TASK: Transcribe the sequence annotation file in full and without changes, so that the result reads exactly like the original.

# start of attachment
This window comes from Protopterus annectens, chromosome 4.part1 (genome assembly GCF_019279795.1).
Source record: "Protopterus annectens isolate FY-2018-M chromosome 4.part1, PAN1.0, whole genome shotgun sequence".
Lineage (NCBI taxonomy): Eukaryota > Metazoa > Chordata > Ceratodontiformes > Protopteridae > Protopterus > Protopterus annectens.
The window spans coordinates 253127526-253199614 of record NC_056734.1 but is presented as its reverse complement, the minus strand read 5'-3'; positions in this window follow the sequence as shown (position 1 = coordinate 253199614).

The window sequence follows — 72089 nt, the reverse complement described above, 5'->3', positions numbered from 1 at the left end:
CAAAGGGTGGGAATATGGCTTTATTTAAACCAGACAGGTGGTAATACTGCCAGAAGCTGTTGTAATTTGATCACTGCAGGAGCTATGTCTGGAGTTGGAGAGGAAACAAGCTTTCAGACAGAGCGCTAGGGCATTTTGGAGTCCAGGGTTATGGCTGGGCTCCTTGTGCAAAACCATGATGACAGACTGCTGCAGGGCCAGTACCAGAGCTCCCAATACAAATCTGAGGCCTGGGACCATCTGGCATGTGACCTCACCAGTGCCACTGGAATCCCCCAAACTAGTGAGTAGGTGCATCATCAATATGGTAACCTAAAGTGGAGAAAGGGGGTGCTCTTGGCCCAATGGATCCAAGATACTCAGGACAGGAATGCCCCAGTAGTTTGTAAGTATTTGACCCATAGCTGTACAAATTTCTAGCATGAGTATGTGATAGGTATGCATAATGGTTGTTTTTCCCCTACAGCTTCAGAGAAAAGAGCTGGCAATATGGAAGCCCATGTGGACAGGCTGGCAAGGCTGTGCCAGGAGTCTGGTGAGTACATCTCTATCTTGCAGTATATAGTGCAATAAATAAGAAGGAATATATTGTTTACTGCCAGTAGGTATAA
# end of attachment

This window comes from Protopterus annectens, chromosome 4.part1 (genome assembly GCF_019279795.1).
Source record: "Protopterus annectens isolate FY-2018-M chromosome 4.part1, PAN1.0, whole genome shotgun sequence".
Lineage (NCBI taxonomy): Eukaryota > Metazoa > Chordata > Ceratodontiformes > Protopteridae > Protopterus > Protopterus annectens.
The window spans coordinates 253127526-253199614 of record NC_056734.1 but is presented as its reverse complement, the minus strand read 5'-3'; positions in this window follow the sequence as shown (position 1 = coordinate 253199614).

The window sequence follows — 72089 nt, the reverse complement described above, 5'->3', positions numbered from 1 at the left end:
CAAAGGGTGGGAATATGGCTTTATTTAAACCAGACAGGTGGTAATACTGCCAGAAGCTGTTGTAATTTGATCACTGCAGGAGCTATGTCTGGAGTTGGAGAGGAAACAAGCTTTCAGACAGAGCGCTAGGGCATTTTGGAGTCCAGGGTTATGGCTGGGCTCCTTGTGCAAAACCATGATGACAGACTGCTGCAGGGCCAGTACCAGAGCTCCCAATACAAATCTGAGGCCTGGGACCATCTGGCATGTGACCTCACCAGTGCCACTGGAATCCCCCAAACTAGTGAGTAGGTGCATCATCAATATGGTAACCTAAAGTGGAGAAAGGGGGTGCTCTTGGCCCAATGGATCCAAGATACTCAGGACAGGAATGCCCCAGTAGTTTGTAAGTATTTGACCCATAGCTGTACAAATTTCTAGCATGAGTATGTGATAGGTATGCATAATGGTTGTTTTTCCCCTACAGCTTCAGAGAAAAGAGCTGGCAATATGGAAGCCCATGTGGACAGGCTGGCAAGGCTGTGCCAGGAGTCTGGTGAGTACATCTCTATCTTGCAGTATATAGTGCAATAAATAAGAAGGAATATATTGTTTACTGCCAGTAGGTATAA